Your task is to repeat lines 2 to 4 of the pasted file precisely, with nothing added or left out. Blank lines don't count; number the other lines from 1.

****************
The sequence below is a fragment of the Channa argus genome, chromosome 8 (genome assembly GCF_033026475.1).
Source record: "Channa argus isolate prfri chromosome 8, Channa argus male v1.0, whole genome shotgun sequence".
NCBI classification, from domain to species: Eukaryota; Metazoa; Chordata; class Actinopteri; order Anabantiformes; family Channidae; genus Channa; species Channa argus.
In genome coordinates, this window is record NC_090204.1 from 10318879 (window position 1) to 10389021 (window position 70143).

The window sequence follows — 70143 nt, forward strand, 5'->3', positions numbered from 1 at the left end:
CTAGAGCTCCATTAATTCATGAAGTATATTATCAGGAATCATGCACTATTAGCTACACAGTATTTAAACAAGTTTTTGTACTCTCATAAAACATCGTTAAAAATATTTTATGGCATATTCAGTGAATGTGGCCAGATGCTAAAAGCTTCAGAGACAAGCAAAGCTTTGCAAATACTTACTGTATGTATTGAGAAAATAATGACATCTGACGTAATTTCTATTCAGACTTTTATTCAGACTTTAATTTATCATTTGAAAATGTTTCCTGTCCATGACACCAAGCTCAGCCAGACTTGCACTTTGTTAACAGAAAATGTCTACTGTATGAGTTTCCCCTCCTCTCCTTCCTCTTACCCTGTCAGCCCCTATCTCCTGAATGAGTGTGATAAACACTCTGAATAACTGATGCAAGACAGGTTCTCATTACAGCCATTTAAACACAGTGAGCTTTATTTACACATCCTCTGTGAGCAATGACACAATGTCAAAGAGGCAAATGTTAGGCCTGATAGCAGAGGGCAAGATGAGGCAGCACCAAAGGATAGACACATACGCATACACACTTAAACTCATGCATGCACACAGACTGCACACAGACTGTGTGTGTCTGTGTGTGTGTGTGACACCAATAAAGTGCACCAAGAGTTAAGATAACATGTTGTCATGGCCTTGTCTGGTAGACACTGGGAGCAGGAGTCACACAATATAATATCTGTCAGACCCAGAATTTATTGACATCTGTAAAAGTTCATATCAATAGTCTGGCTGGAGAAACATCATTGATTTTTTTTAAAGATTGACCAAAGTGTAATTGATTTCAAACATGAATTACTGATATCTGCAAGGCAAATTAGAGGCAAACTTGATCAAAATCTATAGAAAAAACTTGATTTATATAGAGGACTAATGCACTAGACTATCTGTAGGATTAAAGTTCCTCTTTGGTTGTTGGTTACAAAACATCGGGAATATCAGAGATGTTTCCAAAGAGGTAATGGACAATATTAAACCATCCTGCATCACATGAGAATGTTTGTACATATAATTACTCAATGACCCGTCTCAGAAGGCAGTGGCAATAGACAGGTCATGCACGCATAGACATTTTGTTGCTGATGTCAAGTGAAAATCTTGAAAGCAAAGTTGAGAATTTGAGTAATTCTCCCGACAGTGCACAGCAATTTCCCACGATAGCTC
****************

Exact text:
Source record: "Channa argus isolate prfri chromosome 8, Channa argus male v1.0, whole genome shotgun sequence".
NCBI classification, from domain to species: Eukaryota; Metazoa; Chordata; class Actinopteri; order Anabantiformes; family Channidae; genus Channa; species Channa argus.
In genome coordinates, this window is record NC_090204.1 from 10318879 (window position 1) to 10389021 (window position 70143).